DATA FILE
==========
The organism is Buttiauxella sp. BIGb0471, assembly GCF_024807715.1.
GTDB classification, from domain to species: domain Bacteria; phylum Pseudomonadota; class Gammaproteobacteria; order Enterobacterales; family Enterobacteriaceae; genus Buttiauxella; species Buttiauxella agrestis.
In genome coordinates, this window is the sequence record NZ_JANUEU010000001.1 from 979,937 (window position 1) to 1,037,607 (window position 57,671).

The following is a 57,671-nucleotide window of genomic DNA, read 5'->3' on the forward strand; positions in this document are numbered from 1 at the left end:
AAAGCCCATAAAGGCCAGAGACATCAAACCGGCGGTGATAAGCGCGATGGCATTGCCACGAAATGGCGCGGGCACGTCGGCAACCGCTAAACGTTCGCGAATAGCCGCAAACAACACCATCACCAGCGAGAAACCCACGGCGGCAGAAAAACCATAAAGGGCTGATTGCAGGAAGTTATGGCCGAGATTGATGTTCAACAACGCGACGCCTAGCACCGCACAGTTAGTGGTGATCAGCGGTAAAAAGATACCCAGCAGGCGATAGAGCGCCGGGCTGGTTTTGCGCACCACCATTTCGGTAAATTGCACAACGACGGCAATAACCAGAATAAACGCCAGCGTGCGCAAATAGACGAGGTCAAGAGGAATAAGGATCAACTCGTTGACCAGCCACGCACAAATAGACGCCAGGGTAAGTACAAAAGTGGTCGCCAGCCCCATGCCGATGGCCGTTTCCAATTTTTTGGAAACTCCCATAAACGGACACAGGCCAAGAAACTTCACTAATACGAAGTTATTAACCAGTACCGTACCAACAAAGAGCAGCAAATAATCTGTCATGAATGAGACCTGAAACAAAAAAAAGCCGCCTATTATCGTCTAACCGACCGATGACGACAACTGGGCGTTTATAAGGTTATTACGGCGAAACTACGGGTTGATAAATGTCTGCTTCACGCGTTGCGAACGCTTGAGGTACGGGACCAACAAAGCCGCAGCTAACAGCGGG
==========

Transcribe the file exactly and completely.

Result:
The organism is Buttiauxella sp. BIGb0471, assembly GCF_024807715.1.
GTDB classification, from domain to species: domain Bacteria; phylum Pseudomonadota; class Gammaproteobacteria; order Enterobacterales; family Enterobacteriaceae; genus Buttiauxella; species Buttiauxella agrestis.
In genome coordinates, this window is the sequence record NZ_JANUEU010000001.1 from 979,937 (window position 1) to 1,037,607 (window position 57,671).

The following is a 57,671-nucleotide window of genomic DNA, read 5'->3' on the forward strand; positions in this document are numbered from 1 at the left end:
AAAGCCCATAAAGGCCAGAGACATCAAACCGGCGGTGATAAGCGCGATGGCATTGCCACGAAATGGCGCGGGCACGTCGGCAACCGCTAAACGTTCGCGAATAGCCGCAAACAACACCATCACCAGCGAGAAACCCACGGCGGCAGAAAAACCATAAAGGGCTGATTGCAGGAAGTTATGGCCGAGATTGATGTTCAACAACGCGACGCCTAGCACCGCACAGTTAGTGGTGATCAGCGGTAAAAAGATACCCAGCAGGCGATAGAGCGCCGGGCTGGTTTTGCGCACCACCATTTCGGTAAATTGCACAACGACGGCAATAACCAGAATAAACGCCAGCGTGCGCAAATAGACGAGGTCAAGAGGAATAAGGATCAACTCGTTGACCAGCCACGCACAAATAGACGCCAGGGTAAGTACAAAAGTGGTCGCCAGCCCCATGCCGATGGCCGTTTCCAATTTTTTGGAAACTCCCATAAACGGACACAGGCCAAGAAACTTCACTAATACGAAGTTATTAACCAGTACCGTACCAACAAAGAGCAGCAAATAATCTGTCATGAATGAGACCTGAAACAAAAAAAAGCCGCCTATTATCGTCTAACCGACCGATGACGACAACTGGGCGTTTATAAGGTTATTACGGCGAAACTACGGGTTGATAAATGTCTGCTTCACGCGTTGCGAACGCTTGAGGTACGGGACCAACAAAGCCGCAGCTAACAGCGGG